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Eleanor Roosevelt scholar to headline UW-Green Bay Historical Perspectives event

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A prominent George Washington University professor will speak on Eleanor Roosevelt and the issue of human rights at 2:15 p.m. Monday, March 26, at the University of Wisconsin-Green Bay, 2420 Nicolet Drive.

The address from Prof. Allida Black, author of Casting Her Own Shadow: Eleanor Roosevelt and the Shaping of Postwar Liberalism, is the semester’s third installment of UW-Green Bay’s long-running Historical Perspectives Lecture Series. The series featured original Freedom Rider Hank Thomas Feb. 15, and Georgetown University Prof. Joseph McCartin March 5.

Black, a research professor of History and International Affairs, is project director and editor of “The Eleanor Roosevelt Papers,” a project designed to preserve, teach and apply Roosevelt’s writing and discussions of human rights and democratic politics. She has been widely published and is the recipient of numerous awards at her university and elsewhere. She will speak in the Christie Theatre of UW-Green Bay’s University Union.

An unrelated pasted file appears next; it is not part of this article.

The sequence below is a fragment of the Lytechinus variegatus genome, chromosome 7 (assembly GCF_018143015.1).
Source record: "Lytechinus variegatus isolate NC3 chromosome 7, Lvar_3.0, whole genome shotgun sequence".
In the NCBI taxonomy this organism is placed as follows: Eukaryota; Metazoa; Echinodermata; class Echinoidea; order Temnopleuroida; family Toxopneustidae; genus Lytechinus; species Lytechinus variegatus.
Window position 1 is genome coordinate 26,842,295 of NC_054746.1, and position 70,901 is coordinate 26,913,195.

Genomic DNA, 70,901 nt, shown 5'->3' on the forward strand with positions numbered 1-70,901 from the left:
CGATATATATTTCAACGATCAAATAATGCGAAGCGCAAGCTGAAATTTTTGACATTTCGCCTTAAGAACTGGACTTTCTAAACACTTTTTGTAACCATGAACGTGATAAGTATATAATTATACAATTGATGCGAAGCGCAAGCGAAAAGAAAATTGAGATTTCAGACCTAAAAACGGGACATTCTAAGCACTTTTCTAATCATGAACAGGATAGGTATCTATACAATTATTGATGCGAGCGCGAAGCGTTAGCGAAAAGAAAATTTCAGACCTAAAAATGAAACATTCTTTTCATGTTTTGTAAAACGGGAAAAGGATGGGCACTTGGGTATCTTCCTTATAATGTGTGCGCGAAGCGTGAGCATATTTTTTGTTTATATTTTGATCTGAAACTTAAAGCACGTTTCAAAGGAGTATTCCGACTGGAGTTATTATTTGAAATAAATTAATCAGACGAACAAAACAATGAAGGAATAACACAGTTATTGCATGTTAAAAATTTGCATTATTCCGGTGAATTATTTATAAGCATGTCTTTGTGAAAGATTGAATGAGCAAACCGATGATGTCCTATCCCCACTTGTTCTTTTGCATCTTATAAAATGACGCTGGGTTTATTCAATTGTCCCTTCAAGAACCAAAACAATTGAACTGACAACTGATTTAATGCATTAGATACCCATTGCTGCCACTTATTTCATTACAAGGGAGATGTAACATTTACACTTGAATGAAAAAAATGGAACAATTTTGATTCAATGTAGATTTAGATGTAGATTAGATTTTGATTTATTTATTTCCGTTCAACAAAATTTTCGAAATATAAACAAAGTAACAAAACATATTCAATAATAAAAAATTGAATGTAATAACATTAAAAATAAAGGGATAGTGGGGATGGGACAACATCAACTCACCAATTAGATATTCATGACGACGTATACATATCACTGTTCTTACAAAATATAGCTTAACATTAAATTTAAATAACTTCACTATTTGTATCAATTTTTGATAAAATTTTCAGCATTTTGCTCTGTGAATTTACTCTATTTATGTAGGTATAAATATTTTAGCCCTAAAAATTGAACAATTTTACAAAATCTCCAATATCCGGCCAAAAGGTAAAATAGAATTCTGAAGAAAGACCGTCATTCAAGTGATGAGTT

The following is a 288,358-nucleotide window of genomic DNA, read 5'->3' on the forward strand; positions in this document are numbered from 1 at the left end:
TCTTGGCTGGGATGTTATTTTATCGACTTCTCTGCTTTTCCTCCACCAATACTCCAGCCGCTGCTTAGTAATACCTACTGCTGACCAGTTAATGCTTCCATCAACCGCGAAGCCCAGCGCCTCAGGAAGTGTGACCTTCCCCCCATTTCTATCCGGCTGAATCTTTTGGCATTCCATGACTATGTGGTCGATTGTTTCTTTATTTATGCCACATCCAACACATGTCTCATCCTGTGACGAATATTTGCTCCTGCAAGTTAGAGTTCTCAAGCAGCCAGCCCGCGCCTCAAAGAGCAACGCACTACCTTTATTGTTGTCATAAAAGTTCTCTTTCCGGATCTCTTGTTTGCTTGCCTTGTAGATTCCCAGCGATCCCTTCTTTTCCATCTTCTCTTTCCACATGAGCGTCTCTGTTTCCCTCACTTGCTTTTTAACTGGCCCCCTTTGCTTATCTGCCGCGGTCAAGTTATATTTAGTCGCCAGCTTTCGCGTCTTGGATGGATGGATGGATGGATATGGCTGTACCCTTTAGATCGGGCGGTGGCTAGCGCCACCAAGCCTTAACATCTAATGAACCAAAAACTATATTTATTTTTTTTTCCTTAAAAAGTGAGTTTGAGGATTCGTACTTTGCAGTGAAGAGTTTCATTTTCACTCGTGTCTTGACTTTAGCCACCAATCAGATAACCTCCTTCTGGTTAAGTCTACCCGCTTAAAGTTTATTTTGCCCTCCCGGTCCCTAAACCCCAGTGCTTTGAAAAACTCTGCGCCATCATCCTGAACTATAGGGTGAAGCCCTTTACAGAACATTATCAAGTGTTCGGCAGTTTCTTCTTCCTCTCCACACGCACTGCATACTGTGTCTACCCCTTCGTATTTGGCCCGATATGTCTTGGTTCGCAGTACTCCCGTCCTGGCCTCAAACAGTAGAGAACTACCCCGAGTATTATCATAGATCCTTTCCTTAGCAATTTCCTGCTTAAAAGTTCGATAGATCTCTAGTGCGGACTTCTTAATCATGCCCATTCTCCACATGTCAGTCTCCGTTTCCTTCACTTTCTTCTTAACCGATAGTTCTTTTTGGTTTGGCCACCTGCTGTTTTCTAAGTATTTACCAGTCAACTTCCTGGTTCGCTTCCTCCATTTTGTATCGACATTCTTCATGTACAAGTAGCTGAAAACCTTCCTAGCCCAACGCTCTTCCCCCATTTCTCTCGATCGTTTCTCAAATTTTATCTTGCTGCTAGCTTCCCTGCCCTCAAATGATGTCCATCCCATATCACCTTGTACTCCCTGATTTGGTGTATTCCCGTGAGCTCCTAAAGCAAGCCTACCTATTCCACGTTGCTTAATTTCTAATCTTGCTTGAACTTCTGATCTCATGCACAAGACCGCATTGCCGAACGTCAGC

The Historical Perspectives Lecture Series, first organized in 1985, is the foremost activity of the Center for History and Social Change at UW-Green Bay. The annual series of talks by a wide variety of historians and social scientists is made possible thanks to funds from the University, the Democracy and Justice Studies Student Organization, the UW-Green Bay University League and the UW-Green Bay Founders Association. Supporters hope to create an endowment for continued support of the lecture series.

The Center for History and Social Change promotes historical thought, study and discourse at UW-Green Bay and in the larger community through lectures, seminars and other campus events. It is associated most directly with the University’s academic program in Democracy and Justice Studies, and pursues its activities in relation to that program’s goals. It also works closely with other academic programs to reinforce and support UW-Green Bay’s interdisciplinary mission. Information about the center and the series, including past lectures, can be found at www.uwgb.edu/centerhsc.

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